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Neonatal Med > Volume 23(3); 2016 > Article
Neonatal Medicine 2016;23(3):131-136.
DOI:    Published online August 31, 2016.
The Clinical Features and Prognosis of Nephrocalcinosis in Preterm Neonates: A Single Center Study in Korea.
Hyunju Lee, So Yeon Shim, Eun Ae Park, Su Jin Cho
Department of Pediatrics, Ewha Womans University School of Medicine, Seoul, Korea.
Nephrocalcinosis (NC) is frequently observed in premature infants. Small-scale studies have suggested that NC adversely affects renal function; however, the etiologic factors are still unclear. This prospective observational study aimed to identify the factors that influence the development of NC, through urine analysis.
In total, 99 preterm infants (gestational age <34 weeks) diagnosed with NC in the neonatal intensive care unit (NICU) from October 2010 to March 2014 were evaluated. Data regarding perinatal characteristics, respiratory support, total parenteral nutrition (TPN), and use of nephrotoxic drugs were analyzed. After an ultrasonographic diagnosis of NC, the infants were subjected to biweekly urine tests along with ultrasonographic follow-ups until the resolution of NC, in the outpatient department.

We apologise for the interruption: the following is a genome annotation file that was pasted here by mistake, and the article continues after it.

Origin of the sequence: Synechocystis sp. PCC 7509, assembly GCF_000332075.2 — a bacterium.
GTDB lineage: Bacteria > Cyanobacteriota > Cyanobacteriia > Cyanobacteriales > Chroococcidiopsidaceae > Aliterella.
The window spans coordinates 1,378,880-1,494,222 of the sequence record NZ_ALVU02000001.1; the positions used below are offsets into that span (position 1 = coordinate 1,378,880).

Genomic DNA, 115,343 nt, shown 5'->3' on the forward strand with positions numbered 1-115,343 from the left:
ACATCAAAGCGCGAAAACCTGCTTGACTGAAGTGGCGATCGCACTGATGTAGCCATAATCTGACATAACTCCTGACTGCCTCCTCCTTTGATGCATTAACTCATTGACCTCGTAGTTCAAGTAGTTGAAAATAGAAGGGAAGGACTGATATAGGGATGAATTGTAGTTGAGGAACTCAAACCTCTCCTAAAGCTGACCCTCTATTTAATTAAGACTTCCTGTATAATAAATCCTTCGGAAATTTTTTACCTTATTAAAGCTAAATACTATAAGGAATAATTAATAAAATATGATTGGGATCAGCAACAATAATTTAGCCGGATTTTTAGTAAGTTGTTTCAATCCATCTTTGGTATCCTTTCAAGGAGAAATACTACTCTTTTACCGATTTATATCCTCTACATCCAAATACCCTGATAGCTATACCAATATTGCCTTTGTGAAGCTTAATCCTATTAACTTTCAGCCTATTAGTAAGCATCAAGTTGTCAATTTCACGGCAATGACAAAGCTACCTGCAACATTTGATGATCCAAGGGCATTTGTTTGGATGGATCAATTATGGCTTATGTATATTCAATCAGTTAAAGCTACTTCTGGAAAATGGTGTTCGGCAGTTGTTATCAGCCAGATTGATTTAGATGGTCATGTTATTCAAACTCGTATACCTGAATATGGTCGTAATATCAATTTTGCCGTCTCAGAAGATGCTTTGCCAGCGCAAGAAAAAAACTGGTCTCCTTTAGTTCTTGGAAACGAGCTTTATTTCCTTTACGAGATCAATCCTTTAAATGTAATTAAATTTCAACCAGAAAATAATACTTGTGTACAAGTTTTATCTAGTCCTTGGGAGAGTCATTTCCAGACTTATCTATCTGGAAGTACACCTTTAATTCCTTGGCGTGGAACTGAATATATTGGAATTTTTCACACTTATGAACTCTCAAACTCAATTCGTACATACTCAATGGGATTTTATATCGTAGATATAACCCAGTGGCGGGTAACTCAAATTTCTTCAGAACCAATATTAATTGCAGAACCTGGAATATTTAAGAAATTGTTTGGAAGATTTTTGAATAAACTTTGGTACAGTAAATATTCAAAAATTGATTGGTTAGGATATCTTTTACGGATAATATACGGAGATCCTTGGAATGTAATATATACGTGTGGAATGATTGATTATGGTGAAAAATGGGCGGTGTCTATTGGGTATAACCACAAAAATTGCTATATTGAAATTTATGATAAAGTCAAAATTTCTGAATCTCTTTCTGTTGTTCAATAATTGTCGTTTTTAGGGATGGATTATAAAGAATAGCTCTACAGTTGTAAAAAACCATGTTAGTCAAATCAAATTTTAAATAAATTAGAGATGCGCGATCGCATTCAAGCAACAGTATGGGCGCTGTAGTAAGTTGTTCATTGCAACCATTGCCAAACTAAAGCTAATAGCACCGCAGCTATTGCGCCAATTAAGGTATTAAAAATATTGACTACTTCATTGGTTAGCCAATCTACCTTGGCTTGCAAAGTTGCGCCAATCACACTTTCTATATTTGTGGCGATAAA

NC was diagnosed in 23% (99/432) of the preterm infants admitted to the NICU. Their median gestational age and birth weight were 28?³ (range:23??-35?²) weeks and 1,120 (range: 560-1,950) g, respectively. NC was diagnosed an average of 26.4±2.8 (range: 2-82) days after birth, and the corrected gestational age at that time was 32.4±2.0 weeks. Preterm infants with NC had hyperoxaluria (oxalate/Cr=4.1 [oxalate/Cr<0.3]), and low urinary citrate levels (citrate/Cr=0.03 [citrate/Cr>0.51]). The follow-up rate was 52% (27/52) and symptoms in none of the infants had progressed to nephrolithiasis. In the infants that were followed up, NC was resolved at a mean age of 7.7 (range: 2-32) months.
Our results suggest that hyperoxaluria is a significant risk factor for the development of NC.
Key Words: Nephrocalcinosis; Premature infants; Hyperoxaluria


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